Hartshorn Reflects on Coaching and Recruitment amidst Pandemic

Ilana Zeilinger

It’s not just athletes whose hopes have been dashed by the pandemic this year — coaches have also had to grapple with how to do their jobs in a way they never anticipated. 

This year has been difficult for Bates athletes and coaches alike given the NESCAC presidents’ decision to cancel fall and winter competition, new safety precautions on campus, limited space to hold practices, and the looming uncertainty about the fate of spring competition. 

The constant state of unpredictability that has colored the 2020-21 academic year is not how Head Women’s Cross Country and Track and Field Coach Jennifer “Jay” Hartshorn expected to ring in her 16th year at Bates. 

Hartshorn has earned NESCAC Women’s Cross Country Coach of the Year honors twice, led the Bobcats to the Cross Country NCAA Championships four times, and has coached her athletes to over 70 NCAA All-American performances. However, despite Hartshorn’s extremely successful coaching career, the global pandemic has thrown her a curveball. 

Reflecting on her past optimism, Hartshorn says that when students were sent home last spring, she was still prepared for a fall cross country season.

Coach Jennifer Hartshorn has coached her athletes to over 70 NCAA All-American performances and was designated NESCAC Women’s Cross Country Coach of the Year in 2016 and 2019. (Bates Website)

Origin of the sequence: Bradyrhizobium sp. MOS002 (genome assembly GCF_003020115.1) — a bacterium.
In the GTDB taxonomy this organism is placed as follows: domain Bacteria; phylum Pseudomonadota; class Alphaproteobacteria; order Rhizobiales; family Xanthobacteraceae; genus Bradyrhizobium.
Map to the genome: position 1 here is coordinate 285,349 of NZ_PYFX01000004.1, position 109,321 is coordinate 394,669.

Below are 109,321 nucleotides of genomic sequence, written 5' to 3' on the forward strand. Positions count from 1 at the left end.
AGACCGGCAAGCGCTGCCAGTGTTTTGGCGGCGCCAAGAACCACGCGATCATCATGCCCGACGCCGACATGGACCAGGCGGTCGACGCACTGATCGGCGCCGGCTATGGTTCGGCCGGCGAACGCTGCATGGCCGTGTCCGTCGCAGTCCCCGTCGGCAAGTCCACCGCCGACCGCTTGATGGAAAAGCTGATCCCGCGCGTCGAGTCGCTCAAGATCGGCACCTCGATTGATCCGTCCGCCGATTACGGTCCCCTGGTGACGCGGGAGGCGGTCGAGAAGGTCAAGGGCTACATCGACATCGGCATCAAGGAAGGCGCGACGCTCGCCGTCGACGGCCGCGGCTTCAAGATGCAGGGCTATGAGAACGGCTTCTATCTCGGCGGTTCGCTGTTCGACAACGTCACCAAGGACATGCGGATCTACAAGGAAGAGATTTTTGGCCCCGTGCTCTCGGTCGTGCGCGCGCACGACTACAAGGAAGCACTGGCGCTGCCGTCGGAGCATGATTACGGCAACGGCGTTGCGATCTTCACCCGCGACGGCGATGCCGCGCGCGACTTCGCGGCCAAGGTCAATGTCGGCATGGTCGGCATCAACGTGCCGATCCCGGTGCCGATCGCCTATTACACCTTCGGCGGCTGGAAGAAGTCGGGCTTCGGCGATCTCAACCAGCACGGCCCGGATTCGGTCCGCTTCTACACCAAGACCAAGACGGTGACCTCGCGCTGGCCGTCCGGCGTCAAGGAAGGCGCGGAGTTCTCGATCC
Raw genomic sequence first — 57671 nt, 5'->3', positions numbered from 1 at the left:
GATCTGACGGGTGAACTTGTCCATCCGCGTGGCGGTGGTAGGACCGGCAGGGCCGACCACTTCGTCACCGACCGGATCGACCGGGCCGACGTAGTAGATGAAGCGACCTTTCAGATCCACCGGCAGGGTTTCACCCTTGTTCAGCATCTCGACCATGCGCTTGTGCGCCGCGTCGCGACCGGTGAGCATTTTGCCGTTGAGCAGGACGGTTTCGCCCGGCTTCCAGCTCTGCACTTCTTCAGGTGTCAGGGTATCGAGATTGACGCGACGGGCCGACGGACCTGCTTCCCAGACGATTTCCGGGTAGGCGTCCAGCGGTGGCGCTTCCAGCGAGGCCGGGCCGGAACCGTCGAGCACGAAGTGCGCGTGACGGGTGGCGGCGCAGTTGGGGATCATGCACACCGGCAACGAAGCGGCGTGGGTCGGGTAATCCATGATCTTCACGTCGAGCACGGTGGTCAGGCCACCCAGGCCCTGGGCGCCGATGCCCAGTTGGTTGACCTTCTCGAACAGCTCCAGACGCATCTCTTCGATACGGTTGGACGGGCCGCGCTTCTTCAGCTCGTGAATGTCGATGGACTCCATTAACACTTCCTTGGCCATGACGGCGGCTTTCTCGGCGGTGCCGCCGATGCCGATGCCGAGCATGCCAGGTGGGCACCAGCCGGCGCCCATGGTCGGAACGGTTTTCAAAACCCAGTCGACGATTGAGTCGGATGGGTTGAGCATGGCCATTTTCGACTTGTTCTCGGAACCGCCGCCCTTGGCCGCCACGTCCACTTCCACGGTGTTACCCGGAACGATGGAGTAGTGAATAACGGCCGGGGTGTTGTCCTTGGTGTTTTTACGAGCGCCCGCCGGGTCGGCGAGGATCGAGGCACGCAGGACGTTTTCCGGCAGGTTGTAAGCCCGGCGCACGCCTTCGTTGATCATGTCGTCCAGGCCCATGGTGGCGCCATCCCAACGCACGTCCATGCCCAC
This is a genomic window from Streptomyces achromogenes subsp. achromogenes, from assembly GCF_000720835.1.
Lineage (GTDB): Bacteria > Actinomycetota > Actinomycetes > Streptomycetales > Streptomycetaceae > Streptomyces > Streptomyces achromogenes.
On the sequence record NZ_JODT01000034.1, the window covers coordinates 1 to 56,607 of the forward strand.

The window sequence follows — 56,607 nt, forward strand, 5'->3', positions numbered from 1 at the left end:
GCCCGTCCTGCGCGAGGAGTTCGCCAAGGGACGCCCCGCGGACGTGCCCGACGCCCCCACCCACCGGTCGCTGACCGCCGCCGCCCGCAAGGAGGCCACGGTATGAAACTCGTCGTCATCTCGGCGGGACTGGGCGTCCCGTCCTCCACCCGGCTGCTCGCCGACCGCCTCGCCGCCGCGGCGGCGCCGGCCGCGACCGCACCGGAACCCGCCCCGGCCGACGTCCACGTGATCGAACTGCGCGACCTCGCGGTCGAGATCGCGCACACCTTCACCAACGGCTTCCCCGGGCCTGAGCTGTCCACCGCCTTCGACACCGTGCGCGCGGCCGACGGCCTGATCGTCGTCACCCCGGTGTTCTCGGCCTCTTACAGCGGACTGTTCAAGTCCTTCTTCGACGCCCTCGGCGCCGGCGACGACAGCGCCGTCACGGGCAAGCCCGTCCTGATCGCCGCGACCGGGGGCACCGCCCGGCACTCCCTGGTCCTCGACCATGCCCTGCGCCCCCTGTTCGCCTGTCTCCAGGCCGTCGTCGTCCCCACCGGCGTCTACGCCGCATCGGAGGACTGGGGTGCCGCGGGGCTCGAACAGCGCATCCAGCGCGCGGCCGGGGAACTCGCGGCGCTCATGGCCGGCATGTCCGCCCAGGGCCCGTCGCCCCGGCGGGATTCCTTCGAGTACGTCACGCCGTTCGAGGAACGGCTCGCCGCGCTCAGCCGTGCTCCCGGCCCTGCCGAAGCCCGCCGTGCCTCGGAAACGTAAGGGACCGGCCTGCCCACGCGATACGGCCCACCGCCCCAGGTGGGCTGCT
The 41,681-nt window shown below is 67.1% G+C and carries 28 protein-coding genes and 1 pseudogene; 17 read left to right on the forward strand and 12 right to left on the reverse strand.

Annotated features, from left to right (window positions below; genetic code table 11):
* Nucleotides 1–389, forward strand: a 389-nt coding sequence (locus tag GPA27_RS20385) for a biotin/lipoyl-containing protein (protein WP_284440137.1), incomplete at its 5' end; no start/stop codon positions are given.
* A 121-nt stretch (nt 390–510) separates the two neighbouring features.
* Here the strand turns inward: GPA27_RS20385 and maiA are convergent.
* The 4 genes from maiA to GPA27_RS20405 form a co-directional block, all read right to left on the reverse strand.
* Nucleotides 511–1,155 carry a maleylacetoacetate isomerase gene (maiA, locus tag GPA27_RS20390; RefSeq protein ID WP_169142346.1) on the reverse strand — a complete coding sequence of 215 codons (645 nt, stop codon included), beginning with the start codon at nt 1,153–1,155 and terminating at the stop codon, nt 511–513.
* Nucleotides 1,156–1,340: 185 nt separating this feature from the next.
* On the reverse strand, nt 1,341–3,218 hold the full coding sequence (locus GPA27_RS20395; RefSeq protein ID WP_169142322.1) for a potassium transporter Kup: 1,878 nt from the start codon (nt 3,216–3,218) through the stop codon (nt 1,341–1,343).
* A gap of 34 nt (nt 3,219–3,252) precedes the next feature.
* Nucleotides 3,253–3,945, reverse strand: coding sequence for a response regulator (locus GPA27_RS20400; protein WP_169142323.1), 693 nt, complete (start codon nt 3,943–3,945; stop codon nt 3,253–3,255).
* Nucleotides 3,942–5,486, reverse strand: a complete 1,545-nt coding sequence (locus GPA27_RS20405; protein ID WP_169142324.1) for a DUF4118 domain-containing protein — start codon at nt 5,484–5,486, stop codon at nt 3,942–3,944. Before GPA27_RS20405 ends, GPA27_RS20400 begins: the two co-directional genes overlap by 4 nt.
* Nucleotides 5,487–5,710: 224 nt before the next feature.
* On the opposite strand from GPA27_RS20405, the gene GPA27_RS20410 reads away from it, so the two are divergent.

“As coaches, we were thinking ‘it’s going to happen,’ so we had everything planned: hotel rooms, travel, itineraries,” she said. “We did everything like cross country was going to happen.” 

Once the reality of the year set in, Hartshorn was forced to adopt a different outlook on the upcoming year.

Despite the cancellation of fall competition, Hartshorn was still able to hold practice for on-campus students in compliance with the guidelines set by the Center for Disease Control, the State of Maine, and Bates College.

“Just being able to practice this fall was really great,” she said. “I will say we learned a lot from the experience. I think a lot of things we felt worked or didn’t work. We were able to change going into the track and field season, and I feel excited about that.”

Now that Hartshorn has moved from the fall cross country season to the winter indoor track and field season, the number of athletes she coaches has doubled. “I could go [on] forever about the challenges of having a team that’s so big right now,” said Hartshorn. “[That] we can’t all be in a space together is really challenging.”

Unlike the fall, where her athletes were practicing five times a week, Hartshorn has decided to hold practices every other day this winter while splitting her team into smaller practice pods.

“We’re now practicing at a much slower pace. A lot of this is a space issue because you can only put a certain number of people in Merrill.”

Despite these challenges, Hartshorn has remained committed to making practice a positive environment: “I’m working towards making practice a good, fulfilling experience, not just like we’re checking a box. We’re hoping that practice is more fulfilling by having fewer people and more coaches’ attention and engaging in more community-building activities.”